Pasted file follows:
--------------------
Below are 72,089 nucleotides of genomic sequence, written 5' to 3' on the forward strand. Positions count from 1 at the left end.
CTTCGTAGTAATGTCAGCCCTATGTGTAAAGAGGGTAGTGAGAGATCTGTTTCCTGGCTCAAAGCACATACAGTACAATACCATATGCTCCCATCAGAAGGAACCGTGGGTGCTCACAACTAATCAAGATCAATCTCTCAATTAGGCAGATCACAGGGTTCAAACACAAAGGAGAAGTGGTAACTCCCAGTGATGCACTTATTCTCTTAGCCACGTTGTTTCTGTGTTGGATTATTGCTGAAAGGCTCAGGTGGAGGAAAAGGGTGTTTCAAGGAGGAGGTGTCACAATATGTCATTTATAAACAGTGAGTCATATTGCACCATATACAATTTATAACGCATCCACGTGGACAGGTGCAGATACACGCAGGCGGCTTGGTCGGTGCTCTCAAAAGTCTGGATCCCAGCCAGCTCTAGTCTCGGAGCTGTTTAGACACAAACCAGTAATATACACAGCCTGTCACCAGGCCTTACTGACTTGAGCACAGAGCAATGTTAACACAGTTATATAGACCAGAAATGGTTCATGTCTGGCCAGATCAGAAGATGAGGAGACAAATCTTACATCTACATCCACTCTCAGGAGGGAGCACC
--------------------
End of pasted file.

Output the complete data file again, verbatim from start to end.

Below are 72,089 nucleotides of genomic sequence, written 5' to 3' on the forward strand. Positions count from 1 at the left end.
CTTCGTAGTAATGTCAGCCCTATGTGTAAAGAGGGTAGTGAGAGATCTGTTTCCTGGCTCAAAGCACATACAGTACAATACCATATGCTCCCATCAGAAGGAACCGTGGGTGCTCACAACTAATCAAGATCAATCTCTCAATTAGGCAGATCACAGGGTTCAAACACAAAGGAGAAGTGGTAACTCCCAGTGATGCACTTATTCTCTTAGCCACGTTGTTTCTGTGTTGGATTATTGCTGAAAGGCTCAGGTGGAGGAAAAGGGTGTTTCAAGGAGGAGGTGTCACAATATGTCATTTATAAACAGTGAGTCATATTGCACCATATACAATTTATAACGCATCCACGTGGACAGGTGCAGATACACGCAGGCGGCTTGGTCGGTGCTCTCAAAAGTCTGGATCCCAGCCAGCTCTAGTCTCGGAGCTGTTTAGACACAAACCAGTAATATACACAGCCTGTCACCAGGCCTTACTGACTTGAGCACAGAGCAATGTTAACACAGTTATATAGACCAGAAATGGTTCATGTCTGGCCAGATCAGAAGATGAGGAGACAAATCTTACATCTACATCCACTCTCAGGAGGGAGCACC